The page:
A Days Work

Good morning everyone. Building a new crew each year is one of the biggest challenges and joys that Jen and I have each year. Each year is so different even if the same people are sailing together. But I am not telling any of you anything that you don’t already know. For those of you who have sailed with us you know that every cruise is different even if you see the same familiar faces you may have sailed with before.

With Katie and Rob in the lead our crew is now complete. Morgan, our new assistant cook, Rebekah, our new deckhand, and Cara, our new cook, are all here ready to go. I picked Morgan up at the airport on Friday afternoon and she was painting the bulwarks less than an hour later. Friday was the last sunny day we will see for a while so we worked right up ’til early evening. Saturday was a rigging day and this crew did something I have not seen accomplished in many years. The head rig (jibboom, whisker shrouds, martingale and it associated wires) and both topmasts including shrouds, backstays, triadic and freshwater stays were all sent aloft. 0800-2000… local metric time… now that was a long day day. I complimented the crew on sticking with the rigging process all the way through even if they didn’t have the big picture to start with. All those sticks and strings can get confusing for the uninitiated.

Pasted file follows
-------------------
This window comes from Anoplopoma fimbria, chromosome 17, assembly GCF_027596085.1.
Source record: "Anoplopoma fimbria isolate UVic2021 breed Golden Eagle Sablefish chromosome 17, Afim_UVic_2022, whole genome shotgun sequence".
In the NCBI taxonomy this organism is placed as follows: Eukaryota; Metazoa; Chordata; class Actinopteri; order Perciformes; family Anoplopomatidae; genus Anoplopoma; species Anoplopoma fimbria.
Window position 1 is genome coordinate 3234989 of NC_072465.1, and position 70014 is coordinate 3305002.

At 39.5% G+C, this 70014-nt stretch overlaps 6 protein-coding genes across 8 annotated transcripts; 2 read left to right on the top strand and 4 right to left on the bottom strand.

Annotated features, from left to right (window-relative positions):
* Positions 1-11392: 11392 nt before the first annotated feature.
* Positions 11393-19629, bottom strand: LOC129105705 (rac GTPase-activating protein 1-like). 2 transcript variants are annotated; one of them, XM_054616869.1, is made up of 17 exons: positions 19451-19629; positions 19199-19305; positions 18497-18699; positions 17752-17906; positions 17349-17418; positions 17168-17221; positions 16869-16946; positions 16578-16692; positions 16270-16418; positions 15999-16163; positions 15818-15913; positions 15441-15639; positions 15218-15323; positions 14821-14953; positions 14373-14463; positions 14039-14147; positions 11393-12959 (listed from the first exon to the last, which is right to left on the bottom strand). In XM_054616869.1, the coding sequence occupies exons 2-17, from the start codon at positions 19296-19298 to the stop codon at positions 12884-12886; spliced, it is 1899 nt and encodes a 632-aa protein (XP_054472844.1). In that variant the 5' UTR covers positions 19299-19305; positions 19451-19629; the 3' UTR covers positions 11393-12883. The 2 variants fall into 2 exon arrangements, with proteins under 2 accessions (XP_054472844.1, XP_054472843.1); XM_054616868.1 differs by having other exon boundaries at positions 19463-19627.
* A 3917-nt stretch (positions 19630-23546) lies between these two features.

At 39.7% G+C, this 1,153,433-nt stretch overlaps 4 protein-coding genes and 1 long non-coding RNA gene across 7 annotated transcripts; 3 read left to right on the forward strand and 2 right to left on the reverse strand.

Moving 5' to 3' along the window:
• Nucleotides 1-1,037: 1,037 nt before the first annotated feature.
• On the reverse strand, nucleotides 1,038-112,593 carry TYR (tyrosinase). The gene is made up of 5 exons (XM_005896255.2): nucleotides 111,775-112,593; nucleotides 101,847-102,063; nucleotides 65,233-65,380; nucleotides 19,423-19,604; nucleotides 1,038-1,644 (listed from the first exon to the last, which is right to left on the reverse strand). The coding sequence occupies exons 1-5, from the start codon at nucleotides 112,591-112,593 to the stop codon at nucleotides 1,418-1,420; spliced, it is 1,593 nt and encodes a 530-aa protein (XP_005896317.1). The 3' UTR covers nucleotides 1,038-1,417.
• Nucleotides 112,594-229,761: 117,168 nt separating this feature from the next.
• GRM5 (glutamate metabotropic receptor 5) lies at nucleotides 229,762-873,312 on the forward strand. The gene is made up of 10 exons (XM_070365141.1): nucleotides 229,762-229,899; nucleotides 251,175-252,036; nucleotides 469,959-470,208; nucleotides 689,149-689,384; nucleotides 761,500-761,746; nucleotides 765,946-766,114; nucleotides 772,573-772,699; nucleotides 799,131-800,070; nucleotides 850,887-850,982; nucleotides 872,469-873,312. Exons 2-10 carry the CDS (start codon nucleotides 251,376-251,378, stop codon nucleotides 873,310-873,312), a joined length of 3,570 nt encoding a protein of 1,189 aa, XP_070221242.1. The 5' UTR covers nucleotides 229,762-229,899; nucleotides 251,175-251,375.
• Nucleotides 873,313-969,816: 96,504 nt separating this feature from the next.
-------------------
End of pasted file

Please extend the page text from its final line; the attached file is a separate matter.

For many new crew the idea of putting the rig together in one day is horrifying. Many crew arrive at their boat in some far off place and she is ready to go. Lucky are those that get to climb aloft and see how the position of every shackle can be critical. Those crew understand every component of what is there, why it is there, and how important attention to detail can be. Even more horrifying for new crew is the idea that a twelve hour day is the norm. I think that in this day and age the reality that sailing ships present is a reality that builds a little more backbone out of necessity, perhaps even out of survival. I hope I don’t sound too pompous in all this. There are examples of this kind of character requirement everywhere. But I feel hopeful when I see young adults working as hard as these folks work. No one watches the clock. No one drops their tools just because it is noon time. We go until the job is well done and that, my friends, is a days work. Yesterday was a well deserved day of rest.

Have a great day. Be well. Do good.

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